A“back-channel” is an online conversation that takes place in real-time during a verbal discussion, presentation, lecture, etc.
While back-channelling is a secondary conversation, it can be a useful tool for submitting questions during a class or redirecting the primary conversation.
Thanks to increasing wireless connectivity, back-channelling has been brought to the forefront of communication in everything from television shows to political debates.
Why try it?
Dean Matz, a teacher and technology expert, said: “I’ve seen a lot more high-order thinking type questions and conversations taking place by the students using the back-channel.”
Fellow teacher Keri Heusdens adds: “It allows them to have a voice while not disrupting the focused space of the classroom. It’s also great because I can immediately give students recognition and clarification.”
Back-channelling gives schools the ability to:
Foster engagement and participation during lessons.
Give shy students a platform to safely ask questions and give feedback.
Extend the discussion by giving students who aren’t physically present the opportunity to ask questions.
Limit student confusion by addressing questions and concerns as they arise.
Streamline Q&A time with audience/student questions waiting in a queue.
Lecture more effectively with a better understanding of where students are struggling.
Encourage collaboration as students advise one another online.
Allow students with multiple questions to get answers without dominating class conversations.
Help students in larger classrooms to get to know their fellow classmates in a variety of ways.
Integrate online and classroom students in a blended environment where some students might be physically present and others learning remotely.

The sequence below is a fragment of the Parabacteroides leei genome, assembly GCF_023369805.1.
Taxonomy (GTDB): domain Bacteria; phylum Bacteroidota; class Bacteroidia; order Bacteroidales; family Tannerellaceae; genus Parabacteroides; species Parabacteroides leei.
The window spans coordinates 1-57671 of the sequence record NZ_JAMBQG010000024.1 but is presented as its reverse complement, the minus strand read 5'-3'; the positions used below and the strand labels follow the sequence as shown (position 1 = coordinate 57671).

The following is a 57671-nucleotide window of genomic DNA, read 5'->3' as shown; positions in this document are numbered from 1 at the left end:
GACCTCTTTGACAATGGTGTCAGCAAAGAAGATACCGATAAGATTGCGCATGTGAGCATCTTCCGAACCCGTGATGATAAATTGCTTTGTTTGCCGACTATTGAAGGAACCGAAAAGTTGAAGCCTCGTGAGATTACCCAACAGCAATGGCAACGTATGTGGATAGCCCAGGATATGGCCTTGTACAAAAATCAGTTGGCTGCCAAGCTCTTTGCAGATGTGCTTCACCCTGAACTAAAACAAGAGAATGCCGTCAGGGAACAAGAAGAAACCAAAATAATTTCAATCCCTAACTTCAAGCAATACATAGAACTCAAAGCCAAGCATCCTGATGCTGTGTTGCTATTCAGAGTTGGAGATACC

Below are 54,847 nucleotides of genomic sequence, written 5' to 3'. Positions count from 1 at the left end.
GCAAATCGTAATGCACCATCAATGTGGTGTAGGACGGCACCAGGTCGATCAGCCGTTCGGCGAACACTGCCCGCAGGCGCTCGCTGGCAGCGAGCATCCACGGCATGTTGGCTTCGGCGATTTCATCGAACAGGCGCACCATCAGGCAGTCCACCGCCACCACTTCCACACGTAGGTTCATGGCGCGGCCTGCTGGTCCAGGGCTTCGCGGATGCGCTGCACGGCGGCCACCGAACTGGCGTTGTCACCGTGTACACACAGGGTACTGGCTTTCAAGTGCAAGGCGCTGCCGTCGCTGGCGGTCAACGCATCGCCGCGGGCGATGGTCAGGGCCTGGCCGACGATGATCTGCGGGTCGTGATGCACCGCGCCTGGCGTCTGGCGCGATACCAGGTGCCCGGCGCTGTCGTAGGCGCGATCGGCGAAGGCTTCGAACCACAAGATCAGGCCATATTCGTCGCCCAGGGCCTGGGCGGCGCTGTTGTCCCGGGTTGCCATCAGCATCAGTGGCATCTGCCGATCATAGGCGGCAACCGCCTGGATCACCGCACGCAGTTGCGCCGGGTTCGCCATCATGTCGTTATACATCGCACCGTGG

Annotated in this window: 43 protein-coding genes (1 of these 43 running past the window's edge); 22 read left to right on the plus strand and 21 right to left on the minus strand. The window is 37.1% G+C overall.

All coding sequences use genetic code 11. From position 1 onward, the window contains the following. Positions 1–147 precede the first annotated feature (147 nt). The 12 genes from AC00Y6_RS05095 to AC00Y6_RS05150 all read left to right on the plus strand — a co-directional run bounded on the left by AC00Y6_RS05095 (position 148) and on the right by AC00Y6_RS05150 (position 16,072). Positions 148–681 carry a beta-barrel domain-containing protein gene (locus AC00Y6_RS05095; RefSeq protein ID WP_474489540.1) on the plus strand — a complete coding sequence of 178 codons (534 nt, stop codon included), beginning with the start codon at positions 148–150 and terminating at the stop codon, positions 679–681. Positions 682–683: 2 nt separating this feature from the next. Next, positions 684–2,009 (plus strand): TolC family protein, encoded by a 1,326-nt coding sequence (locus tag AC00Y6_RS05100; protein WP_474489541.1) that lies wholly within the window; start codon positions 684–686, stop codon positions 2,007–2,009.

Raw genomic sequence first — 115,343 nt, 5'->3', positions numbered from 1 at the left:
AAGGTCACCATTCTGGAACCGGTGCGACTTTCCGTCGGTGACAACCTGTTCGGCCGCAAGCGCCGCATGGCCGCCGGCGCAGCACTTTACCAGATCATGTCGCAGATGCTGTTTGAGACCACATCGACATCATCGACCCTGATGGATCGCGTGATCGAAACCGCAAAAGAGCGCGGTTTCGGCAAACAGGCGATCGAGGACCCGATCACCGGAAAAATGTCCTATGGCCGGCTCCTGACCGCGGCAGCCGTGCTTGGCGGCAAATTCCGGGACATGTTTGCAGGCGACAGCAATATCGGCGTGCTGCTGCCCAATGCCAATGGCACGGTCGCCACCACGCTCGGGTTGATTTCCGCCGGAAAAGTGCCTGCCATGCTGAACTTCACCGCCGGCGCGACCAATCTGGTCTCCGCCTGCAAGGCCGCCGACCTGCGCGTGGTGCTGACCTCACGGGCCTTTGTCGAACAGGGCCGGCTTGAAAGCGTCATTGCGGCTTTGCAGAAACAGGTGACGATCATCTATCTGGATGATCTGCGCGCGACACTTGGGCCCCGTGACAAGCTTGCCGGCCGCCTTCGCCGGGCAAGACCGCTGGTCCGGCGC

Challenges of back-channelling?
Teaching students how to back-channel responsibly is a key challenge for schools and teachers will require to adjust the classroom model so that back-channelling can prove an effective tool.
Other challenges include determining whether users should back-channel using their own names or if students can remain anonymous. And of course, teachers will need to keep students focused on the lesson, as the various conversations that occur at the same can dilute student focus.
Determine your platform: Research which social networking platform will provide the structure that you are looking for in your back-channel discussions. Discuss acceptable use policies with your IT department and administration to determine the safest and most responsible way to hold online discussions during class time and to ensure that no anonymous users are involved.
Communicate with your audience: Be sure that your students know that you will be incorporating a back-channel into your class. Make it clear how they can access the discussion and what platform to use. Be specific about what is appropriate and what isn’t, as well as when they can expect their questions to be answered during lectures.
Appoint a moderator: To keep the discussion effective and on track, appoint someone to sift through questions and comments as they come in. Especially in the beginning, it can be difficult to perform a lesson while also monitoring questions. Appointing a student to be the back-channel moderator will keep questions organised and your answers more structured. Rotate the moderator duties and get all students involved.
Ideas for the classrooms
Taking notes: Using a shared online document, students can collectively take notes during class. This allows students to read and use them. Having the class notes on a shared document gives all students the benefit of anytime, anywhere access to study material.
Resource sharing: With resource sharing, students can browse online for more information on the subject they are reading or learning in order to enrich class discussions. Encourage students to use link-shortening services to send the resource’s URL. Resource sharing can inspire students to hunt for pertinent content and lead to increased engagement.
Asking questions: Back-channelling can provide students the opportunity to ask more questions in a protected environment. In some cases, students are reluctant to ask questions in class due to fear of embarrassment or humiliation. However, back-channelling offers the opportunity to ask questions more passively or even anonymously. Many students feel more encouraged to ask questions without feeling “on the spot”.
Earnie Kramer is a director at Lightspeed Systems.